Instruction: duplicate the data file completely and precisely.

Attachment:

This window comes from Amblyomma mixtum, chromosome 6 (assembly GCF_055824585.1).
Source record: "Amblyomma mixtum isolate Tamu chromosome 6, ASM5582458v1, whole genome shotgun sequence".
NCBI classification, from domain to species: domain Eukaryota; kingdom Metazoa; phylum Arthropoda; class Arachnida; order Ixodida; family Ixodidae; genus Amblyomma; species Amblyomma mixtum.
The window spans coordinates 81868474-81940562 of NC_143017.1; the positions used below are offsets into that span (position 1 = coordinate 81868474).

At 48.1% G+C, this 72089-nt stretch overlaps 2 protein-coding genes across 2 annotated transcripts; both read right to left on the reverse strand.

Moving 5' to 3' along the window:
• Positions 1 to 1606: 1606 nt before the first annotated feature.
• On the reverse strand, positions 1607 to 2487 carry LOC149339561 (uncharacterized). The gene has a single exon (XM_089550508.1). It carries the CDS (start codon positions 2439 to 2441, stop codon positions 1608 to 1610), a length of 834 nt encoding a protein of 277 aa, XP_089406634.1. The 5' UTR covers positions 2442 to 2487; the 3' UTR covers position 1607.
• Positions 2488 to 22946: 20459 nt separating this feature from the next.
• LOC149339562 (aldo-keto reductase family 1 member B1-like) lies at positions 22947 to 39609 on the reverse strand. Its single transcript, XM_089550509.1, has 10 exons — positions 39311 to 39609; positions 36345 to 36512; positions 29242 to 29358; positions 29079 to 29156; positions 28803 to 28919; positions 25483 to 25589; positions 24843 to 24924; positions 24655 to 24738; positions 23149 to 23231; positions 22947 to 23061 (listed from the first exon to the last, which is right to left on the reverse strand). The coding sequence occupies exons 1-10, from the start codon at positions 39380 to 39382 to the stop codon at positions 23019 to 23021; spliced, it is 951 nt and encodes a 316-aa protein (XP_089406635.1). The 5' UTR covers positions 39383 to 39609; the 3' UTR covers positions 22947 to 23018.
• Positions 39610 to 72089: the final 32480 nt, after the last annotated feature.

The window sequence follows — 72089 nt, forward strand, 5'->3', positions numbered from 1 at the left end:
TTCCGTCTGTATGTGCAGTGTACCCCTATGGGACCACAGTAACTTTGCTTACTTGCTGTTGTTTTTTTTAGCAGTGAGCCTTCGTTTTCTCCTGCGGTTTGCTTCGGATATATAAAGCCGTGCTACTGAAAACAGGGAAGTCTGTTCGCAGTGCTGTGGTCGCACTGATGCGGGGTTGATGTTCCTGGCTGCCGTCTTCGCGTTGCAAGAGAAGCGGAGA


This window comes from Amblyomma mixtum, chromosome 6 (assembly GCF_055824585.1).
Source record: "Amblyomma mixtum isolate Tamu chromosome 6, ASM5582458v1, whole genome shotgun sequence".
NCBI classification, from domain to species: domain Eukaryota; kingdom Metazoa; phylum Arthropoda; class Arachnida; order Ixodida; family Ixodidae; genus Amblyomma; species Amblyomma mixtum.
The window spans coordinates 81868474-81940562 of NC_143017.1; the positions used below are offsets into that span (position 1 = coordinate 81868474).

At 48.1% G+C, this 72089-nt stretch overlaps 2 protein-coding genes across 2 annotated transcripts; both read right to left on the reverse strand.

Moving 5' to 3' along the window:
• Positions 1 to 1606: 1606 nt before the first annotated feature.
• On the reverse strand, positions 1607 to 2487 carry LOC149339561 (uncharacterized). The gene has a single exon (XM_089550508.1). It carries the CDS (start codon positions 2439 to 2441, stop codon positions 1608 to 1610), a length of 834 nt encoding a protein of 277 aa, XP_089406634.1. The 5' UTR covers positions 2442 to 2487; the 3' UTR covers position 1607.
• Positions 2488 to 22946: 20459 nt separating this feature from the next.
• LOC149339562 (aldo-keto reductase family 1 member B1-like) lies at positions 22947 to 39609 on the reverse strand. Its single transcript, XM_089550509.1, has 10 exons — positions 39311 to 39609; positions 36345 to 36512; positions 29242 to 29358; positions 29079 to 29156; positions 28803 to 28919; positions 25483 to 25589; positions 24843 to 24924; positions 24655 to 24738; positions 23149 to 23231; positions 22947 to 23061 (listed from the first exon to the last, which is right to left on the reverse strand). The coding sequence occupies exons 1-10, from the start codon at positions 39380 to 39382 to the stop codon at positions 23019 to 23021; spliced, it is 951 nt and encodes a 316-aa protein (XP_089406635.1). The 5' UTR covers positions 39383 to 39609; the 3' UTR covers positions 22947 to 23018.
• Positions 39610 to 72089: the final 32480 nt, after the last annotated feature.

The window sequence follows — 72089 nt, forward strand, 5'->3', positions numbered from 1 at the left end:
TTCCGTCTGTATGTGCAGTGTACCCCTATGGGACCACAGTAACTTTGCTTACTTGCTGTTGTTTTTTTTAGCAGTGAGCCTTCGTTTTCTCCTGCGGTTTGCTTCGGATATATAAAGCCGTGCTACTGAAAACAGGGAAGTCTGTTCGCAGTGCTGTGGTCGCACTGATGCGGGGTTGATGTTCCTGGCTGCCGTCTTCGCGTTGCAAGAGAAGCGGAGA